The Zions Bank Wasatch Front Consumer Price Index (CPI) increased 0.9% from February to March on a non-seasonally adjusted basis. Year over year, the Wasatch Front Consumer Price Index has grown 4.3%, while the national Consumer Price Index has increased 1.9% since March of last year.

 

With the exception of utilities where prices remained flat, price increases were seen across every other sector in March. Transportation prices were the largest factor driving the overall increase in March, growing by 3.2% since February. Year over year, due largely to lower-than-average gas prices, transportation prices increased 0.1%.

Housing prices, which rose 0.5% in March, were the second-largest driver for the month-to-month price change. On an annual basis, for the eighth straight month housing prices were the largest driver of 12-month price growth. This growth appears to be slowing as annually housing prices increased 7.8%, the lowest 12-month price growth for the sector since September 2018.

Overall, prices along the Wasatch Front increased .9 percent from February to March, while national prices have increased 0.6 percent (non-seasonally adjusted) in the month of March.

 

ZIONS BANK CONSUMER PRICE INDEX SUMMARY

Food at home: Food at home prices increased 0.2 percent as prices for meat, poultry and produce increased slightly in March. Costs of food at home — including meats, fresh produce, wheat and dairy — account for 7.5 percent of a typical Utahn’s consumption.

Food away: Food away prices increased 1.1 percent as prices for full-service meals increased in March. Costs of food away — including full-service meals, fast food, and alcoholic beverages — account for 7.6 percent of a typical Utahn’s consumption.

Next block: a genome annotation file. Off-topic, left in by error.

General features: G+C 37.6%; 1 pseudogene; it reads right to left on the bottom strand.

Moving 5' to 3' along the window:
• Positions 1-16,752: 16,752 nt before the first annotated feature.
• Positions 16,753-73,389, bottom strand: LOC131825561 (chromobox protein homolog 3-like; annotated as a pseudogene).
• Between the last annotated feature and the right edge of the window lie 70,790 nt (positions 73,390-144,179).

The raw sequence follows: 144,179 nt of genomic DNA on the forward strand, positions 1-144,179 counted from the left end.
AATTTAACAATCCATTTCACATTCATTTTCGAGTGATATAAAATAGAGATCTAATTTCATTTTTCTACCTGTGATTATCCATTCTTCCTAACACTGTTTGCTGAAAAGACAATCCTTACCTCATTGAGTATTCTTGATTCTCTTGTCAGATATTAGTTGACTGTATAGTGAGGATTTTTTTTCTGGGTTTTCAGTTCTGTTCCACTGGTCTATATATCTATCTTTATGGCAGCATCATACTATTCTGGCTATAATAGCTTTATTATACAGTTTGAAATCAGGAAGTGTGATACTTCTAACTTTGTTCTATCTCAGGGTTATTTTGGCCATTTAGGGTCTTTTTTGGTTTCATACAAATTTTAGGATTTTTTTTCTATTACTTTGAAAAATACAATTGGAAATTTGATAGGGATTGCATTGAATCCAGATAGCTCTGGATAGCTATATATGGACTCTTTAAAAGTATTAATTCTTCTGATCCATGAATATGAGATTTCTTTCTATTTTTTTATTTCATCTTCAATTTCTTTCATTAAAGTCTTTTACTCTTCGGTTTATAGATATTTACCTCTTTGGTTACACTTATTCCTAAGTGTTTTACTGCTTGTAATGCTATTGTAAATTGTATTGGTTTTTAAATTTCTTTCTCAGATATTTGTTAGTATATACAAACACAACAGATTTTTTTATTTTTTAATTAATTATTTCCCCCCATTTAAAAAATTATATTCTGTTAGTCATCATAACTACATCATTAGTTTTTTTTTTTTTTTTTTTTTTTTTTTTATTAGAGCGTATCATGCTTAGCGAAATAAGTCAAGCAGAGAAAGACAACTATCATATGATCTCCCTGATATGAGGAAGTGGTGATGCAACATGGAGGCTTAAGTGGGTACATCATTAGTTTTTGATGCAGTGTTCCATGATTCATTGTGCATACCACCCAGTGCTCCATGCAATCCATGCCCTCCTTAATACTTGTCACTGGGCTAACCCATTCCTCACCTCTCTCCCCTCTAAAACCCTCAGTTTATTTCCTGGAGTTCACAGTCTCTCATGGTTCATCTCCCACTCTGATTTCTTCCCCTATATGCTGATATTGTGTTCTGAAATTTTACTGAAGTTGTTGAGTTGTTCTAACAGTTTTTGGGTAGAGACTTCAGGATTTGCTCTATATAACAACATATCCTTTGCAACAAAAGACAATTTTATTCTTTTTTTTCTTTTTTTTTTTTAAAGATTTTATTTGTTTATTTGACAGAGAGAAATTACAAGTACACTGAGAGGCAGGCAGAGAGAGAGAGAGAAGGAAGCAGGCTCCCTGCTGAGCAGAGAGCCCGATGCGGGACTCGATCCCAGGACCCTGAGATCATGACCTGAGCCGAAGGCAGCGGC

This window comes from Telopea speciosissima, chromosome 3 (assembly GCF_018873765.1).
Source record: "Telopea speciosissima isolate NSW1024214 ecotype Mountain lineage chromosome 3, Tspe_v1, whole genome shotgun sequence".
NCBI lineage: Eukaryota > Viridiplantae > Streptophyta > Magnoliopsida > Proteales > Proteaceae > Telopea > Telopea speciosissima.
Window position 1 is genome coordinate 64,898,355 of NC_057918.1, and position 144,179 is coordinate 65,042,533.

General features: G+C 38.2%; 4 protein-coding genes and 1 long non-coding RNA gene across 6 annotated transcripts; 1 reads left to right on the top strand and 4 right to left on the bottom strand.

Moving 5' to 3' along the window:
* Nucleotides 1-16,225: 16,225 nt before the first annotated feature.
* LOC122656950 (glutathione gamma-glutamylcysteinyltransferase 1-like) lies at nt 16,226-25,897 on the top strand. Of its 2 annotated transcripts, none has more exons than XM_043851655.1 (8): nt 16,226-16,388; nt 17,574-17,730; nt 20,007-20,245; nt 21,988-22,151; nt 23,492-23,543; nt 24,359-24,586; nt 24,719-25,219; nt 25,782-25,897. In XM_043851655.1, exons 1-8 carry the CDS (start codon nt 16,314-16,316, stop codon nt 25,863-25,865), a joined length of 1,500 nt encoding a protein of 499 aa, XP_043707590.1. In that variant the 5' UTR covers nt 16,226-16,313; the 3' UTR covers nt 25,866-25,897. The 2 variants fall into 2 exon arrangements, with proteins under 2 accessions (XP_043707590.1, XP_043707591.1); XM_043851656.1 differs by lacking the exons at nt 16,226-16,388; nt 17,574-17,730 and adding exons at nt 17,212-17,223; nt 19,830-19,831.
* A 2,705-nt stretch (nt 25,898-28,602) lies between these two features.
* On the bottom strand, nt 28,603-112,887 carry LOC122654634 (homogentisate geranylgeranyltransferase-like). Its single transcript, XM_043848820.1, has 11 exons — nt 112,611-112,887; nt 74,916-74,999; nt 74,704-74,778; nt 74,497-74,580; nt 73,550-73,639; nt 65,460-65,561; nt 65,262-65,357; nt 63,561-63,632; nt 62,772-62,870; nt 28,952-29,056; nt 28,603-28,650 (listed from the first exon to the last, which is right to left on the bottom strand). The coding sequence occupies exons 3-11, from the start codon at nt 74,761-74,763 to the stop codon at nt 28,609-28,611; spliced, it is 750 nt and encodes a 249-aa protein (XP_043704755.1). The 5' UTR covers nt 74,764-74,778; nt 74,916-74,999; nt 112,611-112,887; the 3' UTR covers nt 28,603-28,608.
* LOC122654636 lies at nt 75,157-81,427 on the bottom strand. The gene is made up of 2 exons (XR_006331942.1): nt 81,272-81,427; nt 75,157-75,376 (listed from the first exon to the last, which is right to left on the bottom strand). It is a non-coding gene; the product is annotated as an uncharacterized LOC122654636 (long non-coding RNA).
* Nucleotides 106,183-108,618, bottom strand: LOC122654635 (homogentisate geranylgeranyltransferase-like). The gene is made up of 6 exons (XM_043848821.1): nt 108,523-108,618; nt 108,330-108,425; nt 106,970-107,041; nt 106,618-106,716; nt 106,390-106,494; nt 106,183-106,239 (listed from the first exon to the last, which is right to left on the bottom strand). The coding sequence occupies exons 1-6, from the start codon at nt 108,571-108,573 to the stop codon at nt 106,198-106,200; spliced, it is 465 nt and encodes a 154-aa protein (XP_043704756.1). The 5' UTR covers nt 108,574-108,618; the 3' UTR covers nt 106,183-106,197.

Housing: Housing prices increased 0.5 percent in March as apartment rental rates increased. Costs of housing — including rental costs, home maintenance, and hotel rates — account for 38.9 percent of a typical Utahn’s consumption.

Utilities: Utility prices in Utah remained unchanged in March. Costs of utilities — including electricity, natural gas, water, and garbage — account for 4.1 percent of a typical Utahn’s consumption.

Clothing: Clothing prices increased 0.3 percent as men’s and women’s apparel prices increased in March. Costs of clothing — including women’s, men’s, and children’s apparel, and jewelry and watches — account for 4.6 percent of a typical Utahn’s consumption.

Transportation: Transportation prices increased 3.2 percent as car insurance rates, vehicle prices, and gas prices rose in March. Costs of transportation — including new and used vehicles, gasoline, and airfare — account for 16.2 percent of a typical Utahn’s consumption.

Medical care: Medical care prices increased 0.2 percent as prices for medical care services increased slightly in March. Costs of medical care — including prescription drugs, medical care services, and nursing home services — account for 6.4 percent of a typical Utahn’s consumption.

Recreation: Recreation prices increased 0.8 percent as prices for cable & satellite TV and video rentals increased slightly in March. Costs of recreation — including electronics, sporting goods, club fees, and pet products — account for 5.1 percent of a typical Utahn’s consumption.

Education and communication: Education and communication prices increased 0.3 percent as prices for elementary and high school education increased slightly in March. Costs of education and communication — including college tuition, personal computers, internet, and telephone — account for 6.7 percent of a typical Utahn’s consumption.

ZioOther goods and services: Prices for other goods and services increased 0.1 percent in the month of March as personal care product prices increased slightly. Costs of other goods and services — including tobacco products, cosmetics and personal care products — account for 2.9 percent of a typical Utahn’s consumption.